MRSA, as you probably know, is an antibiotic-resistant superbug. On a whim, UK researchers have tested the abilities of a recipe found in Bald’s Leechbook, a thousand-year-old compendium of medical advice and potions.
Take cropleek and garlic, of both equal quantities, pound them well together… take wine and bullocks gall, mix with the leek… let it stand nine days in the brass vessel…
Intended to cure eye infections, it looks like it might help in the fight against MRSA.
I say might, because Wikipedia already lists a number of other natural MRSA killers – like honey, akin, cannabis – but none are doing the job for us yet.
Read more: http://www.smithsonianmag.com/smart-news/nasty-medieval-remedy-kills-mrsa-180954808/?no-ist
The correct term is fecal transplant – it involves liquidizing the stool of a healthy donor, and then injecting it into the patient’s large intestine. This can recolonize the healthy bacteria in your gut, if it has been lost due to the overuse of antibiotics. So far it has had great success, but there are regulatory hurdles to overcome. The FDA only approves drugs, devices, vaccines and tissues. Feces aren’t in their brief, and without the permission of the FDA, clinical trials cannot proceed.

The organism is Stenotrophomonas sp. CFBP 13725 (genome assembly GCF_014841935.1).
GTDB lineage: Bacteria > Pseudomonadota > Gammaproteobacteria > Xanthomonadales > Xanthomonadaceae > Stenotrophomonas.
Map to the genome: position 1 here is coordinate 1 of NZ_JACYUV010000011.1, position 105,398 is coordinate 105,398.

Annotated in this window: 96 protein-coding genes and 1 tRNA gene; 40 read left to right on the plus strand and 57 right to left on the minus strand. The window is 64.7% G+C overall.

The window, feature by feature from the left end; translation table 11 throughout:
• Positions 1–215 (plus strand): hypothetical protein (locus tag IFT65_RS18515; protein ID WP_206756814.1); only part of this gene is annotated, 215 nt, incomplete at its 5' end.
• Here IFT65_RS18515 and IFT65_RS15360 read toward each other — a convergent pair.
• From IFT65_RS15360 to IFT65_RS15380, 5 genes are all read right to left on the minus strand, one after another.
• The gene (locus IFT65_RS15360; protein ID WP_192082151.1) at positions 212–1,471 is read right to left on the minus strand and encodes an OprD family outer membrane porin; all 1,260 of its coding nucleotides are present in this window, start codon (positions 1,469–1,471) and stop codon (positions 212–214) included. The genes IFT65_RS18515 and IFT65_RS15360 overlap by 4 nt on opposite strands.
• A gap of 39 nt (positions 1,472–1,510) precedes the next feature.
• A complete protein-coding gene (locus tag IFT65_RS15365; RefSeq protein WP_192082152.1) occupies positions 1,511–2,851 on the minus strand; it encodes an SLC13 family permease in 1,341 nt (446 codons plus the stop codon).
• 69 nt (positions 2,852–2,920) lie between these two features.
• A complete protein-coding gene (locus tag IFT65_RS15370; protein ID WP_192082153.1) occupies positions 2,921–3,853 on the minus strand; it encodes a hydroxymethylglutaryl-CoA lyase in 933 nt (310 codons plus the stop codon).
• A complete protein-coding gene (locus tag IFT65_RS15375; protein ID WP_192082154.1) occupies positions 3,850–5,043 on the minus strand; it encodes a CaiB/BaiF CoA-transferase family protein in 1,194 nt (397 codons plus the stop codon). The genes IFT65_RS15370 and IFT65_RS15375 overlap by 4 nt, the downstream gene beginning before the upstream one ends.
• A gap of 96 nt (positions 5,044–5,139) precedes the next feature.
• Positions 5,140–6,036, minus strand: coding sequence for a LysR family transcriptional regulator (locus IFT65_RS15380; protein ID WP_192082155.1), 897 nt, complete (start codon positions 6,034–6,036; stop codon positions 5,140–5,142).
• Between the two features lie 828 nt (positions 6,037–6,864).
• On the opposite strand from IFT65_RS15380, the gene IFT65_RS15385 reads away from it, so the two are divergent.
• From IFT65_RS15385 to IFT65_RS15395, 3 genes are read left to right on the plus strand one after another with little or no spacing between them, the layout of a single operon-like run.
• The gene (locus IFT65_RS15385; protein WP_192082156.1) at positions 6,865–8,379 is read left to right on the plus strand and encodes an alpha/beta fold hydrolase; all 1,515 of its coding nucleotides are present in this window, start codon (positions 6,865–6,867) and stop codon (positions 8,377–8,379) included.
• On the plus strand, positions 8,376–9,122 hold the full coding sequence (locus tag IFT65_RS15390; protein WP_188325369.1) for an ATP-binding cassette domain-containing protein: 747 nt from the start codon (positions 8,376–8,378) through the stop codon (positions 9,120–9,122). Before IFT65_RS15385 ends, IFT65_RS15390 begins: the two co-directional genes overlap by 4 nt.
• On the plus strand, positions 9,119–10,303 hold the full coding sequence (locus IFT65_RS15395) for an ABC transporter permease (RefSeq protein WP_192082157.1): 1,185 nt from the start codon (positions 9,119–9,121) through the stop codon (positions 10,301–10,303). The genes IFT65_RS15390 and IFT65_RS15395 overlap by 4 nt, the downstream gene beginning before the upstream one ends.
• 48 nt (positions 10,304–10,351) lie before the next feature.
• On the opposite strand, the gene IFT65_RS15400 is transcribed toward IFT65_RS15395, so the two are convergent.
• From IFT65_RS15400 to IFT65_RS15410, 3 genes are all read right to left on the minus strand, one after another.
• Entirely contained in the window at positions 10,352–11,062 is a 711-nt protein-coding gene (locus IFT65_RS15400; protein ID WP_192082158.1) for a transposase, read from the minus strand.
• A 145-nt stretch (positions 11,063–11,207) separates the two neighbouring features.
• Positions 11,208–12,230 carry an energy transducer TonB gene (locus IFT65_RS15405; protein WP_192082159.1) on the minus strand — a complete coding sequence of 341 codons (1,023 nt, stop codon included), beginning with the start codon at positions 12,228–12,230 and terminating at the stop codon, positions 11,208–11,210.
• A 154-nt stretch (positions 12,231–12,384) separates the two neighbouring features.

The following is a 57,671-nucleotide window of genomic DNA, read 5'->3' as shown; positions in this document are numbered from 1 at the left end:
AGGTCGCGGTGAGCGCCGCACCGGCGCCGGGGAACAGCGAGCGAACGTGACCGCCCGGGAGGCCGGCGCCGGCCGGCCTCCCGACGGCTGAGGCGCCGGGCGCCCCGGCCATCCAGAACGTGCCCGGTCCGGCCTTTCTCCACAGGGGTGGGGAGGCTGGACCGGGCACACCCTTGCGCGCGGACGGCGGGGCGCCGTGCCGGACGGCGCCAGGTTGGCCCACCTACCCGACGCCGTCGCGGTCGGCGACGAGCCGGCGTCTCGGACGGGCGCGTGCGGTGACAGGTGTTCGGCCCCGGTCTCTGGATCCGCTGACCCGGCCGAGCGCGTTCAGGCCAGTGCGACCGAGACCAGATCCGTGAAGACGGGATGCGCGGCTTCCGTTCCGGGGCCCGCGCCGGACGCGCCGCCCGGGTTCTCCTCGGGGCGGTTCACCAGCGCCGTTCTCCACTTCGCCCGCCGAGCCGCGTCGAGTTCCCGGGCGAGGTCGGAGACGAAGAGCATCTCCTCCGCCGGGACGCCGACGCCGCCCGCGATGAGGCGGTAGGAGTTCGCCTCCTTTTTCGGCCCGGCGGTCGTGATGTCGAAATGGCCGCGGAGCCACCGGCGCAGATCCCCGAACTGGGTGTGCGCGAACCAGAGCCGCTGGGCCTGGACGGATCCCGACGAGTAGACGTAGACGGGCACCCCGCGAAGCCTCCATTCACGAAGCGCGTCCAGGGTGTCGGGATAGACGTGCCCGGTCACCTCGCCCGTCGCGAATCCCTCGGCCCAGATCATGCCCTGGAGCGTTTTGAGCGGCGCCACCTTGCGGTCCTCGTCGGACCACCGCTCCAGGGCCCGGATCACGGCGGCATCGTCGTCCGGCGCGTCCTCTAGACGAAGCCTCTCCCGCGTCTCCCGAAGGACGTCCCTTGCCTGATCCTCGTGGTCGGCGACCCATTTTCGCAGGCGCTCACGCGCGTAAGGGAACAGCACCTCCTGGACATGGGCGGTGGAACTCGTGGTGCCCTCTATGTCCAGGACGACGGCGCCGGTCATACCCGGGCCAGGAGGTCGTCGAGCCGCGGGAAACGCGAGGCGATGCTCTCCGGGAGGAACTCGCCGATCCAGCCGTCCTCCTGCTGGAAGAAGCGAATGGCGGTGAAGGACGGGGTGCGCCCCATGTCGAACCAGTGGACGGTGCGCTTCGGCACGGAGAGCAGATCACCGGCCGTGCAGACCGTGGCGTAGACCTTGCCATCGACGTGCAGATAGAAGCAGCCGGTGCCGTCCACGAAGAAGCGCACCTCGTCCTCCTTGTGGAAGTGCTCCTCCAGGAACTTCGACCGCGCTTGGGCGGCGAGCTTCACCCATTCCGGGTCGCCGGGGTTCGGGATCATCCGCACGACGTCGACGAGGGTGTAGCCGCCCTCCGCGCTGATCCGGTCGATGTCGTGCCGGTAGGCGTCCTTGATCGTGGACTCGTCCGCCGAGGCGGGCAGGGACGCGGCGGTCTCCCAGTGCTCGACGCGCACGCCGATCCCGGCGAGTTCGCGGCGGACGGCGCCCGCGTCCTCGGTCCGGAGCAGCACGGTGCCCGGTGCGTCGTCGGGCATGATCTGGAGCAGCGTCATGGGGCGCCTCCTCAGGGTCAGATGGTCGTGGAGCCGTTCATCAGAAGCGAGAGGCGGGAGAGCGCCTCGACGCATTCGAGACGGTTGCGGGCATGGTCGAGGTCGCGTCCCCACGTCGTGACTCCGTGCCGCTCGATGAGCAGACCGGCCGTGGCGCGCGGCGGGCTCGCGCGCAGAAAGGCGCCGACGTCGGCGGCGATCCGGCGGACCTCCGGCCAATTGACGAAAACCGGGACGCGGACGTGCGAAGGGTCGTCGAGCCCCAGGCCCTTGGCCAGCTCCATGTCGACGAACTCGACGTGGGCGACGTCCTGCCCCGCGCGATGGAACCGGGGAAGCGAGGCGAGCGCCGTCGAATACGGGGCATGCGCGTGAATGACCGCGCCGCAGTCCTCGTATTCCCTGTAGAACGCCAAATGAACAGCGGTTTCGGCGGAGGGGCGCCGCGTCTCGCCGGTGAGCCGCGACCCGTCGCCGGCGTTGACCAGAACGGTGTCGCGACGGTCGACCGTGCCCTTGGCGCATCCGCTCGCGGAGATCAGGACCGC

The condition it has fixed (90% of the time) is a Clostridium difficule infection that results in constant diarrhea because it has taken over the gut and good bacteria are unable to re-establish themselves.
The full story is at Scientific American.